Wednesday, 20 February 2013

Course RELG702 continues

Just back from campus. Today we met the Method and Theory class (post graduates) for the second time. The staff has agreed to have a specific theme, like a case study. It was introduced today. The coming 10 Wednesdays ten different teachers will discuss this theme from ten different perspectives. The question, as I understand it, is to help the undergraduates to develop a critical mind in their research. The theme is: Climate change and environmental responsibility. We saw a short film, produced by the World Council of Churches (WCC) in 2011. “Have you seen the rainbow?” I can recommend it! A short version is available on Youtube.

The film describes the situation of the people living on the small Tuvalu islands close to Australia in the Pacific Ocean. With global warming they might be totally under water in the future. School children were interviewed and told us about their fears.

After two lectures had elaborated on the theme from a WCC and a UN perspective, students were invited to take part. Two questions arose. First of all the feeling that the developed countries in the United Nations Framework Convention on Climate Change from 1992 seem to argue that they cannot commit to mitigation of climate change if it affects their economies negatively. The student raising this inequality felt that developed countries expect from the developing countries to stop their development, because it would affect the environment negatively. To this student it is unfair. Why should not the developed countries take their responsibility?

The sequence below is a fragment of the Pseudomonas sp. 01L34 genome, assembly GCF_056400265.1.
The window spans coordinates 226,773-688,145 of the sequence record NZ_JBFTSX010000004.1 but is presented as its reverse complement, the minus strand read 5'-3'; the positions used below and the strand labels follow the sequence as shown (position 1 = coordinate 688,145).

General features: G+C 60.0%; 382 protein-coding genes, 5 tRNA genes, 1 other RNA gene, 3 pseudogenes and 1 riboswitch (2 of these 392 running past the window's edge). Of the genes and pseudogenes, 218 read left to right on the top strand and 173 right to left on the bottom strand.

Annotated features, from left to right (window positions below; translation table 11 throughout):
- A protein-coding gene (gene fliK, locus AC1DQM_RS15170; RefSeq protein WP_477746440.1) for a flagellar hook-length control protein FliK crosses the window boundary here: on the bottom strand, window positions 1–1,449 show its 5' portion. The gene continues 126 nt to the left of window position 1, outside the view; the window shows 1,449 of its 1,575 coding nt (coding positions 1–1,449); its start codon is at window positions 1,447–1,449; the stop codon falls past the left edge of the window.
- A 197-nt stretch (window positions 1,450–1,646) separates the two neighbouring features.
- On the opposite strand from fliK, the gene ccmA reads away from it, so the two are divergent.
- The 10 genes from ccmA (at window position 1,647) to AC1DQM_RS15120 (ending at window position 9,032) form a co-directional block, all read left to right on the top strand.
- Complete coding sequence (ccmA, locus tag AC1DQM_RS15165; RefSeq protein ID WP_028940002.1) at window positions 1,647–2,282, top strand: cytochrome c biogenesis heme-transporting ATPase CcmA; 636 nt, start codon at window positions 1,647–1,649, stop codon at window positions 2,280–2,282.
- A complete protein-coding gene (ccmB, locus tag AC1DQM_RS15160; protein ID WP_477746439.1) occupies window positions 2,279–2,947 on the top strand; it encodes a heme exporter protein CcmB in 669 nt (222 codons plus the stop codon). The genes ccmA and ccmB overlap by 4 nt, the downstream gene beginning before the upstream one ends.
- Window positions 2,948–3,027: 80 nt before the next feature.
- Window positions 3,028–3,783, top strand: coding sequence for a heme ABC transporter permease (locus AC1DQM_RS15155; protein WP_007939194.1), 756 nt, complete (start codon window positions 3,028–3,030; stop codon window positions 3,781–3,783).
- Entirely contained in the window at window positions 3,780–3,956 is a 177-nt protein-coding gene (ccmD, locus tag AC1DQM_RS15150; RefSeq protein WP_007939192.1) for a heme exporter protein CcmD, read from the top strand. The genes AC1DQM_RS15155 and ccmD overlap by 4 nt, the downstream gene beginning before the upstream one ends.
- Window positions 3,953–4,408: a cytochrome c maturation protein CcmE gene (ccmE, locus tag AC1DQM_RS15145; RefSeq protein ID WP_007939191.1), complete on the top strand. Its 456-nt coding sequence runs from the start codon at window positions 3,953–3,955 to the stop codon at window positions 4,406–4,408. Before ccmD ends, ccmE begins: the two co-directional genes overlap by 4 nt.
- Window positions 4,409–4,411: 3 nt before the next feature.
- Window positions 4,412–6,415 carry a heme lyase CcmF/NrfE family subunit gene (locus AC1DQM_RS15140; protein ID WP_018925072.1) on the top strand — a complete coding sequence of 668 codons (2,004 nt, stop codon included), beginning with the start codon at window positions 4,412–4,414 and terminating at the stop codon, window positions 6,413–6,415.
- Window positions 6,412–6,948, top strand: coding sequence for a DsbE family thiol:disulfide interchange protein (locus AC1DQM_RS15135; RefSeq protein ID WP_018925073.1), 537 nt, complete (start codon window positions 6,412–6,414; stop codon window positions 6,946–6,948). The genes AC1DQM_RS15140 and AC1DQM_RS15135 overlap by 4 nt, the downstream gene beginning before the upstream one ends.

Another student then asked if the developing countries really want to develop into the kind of countries that we were talking about? The lecturer challenged the student to say “we” about the developing countries instead of “they” which the student did.

Contextual theology! It is very good to be part of this. I myself feel challenged being from a so called developed country. Of course I am proud that the first environmental meeting mentioned by the lecturer was the Stockholm meeting in June 1972. And when he mentioned other important milestones like Cop 15 in Copenhagen and COP 17 in Durban I could say to myself: my second eldest daughter was at both those meetings. But having said this: I am still challenged.

Next week the theme will be dealt with from a biblical studies perspective. After that follow: Systematic Theology, African Theology, History of Christianity, Spirituality, Gender and Religion, Missiology, Practical Theology, Theology and Development and lastly Sociology of Religion. I believe this course will be extremely interesting. Maybe in the future I will get a responsibility to do one of the subjects.

For me it serves as a very good introduction into the School of Religion, Philosophy and Classics but I am equally interested in the theme as such.

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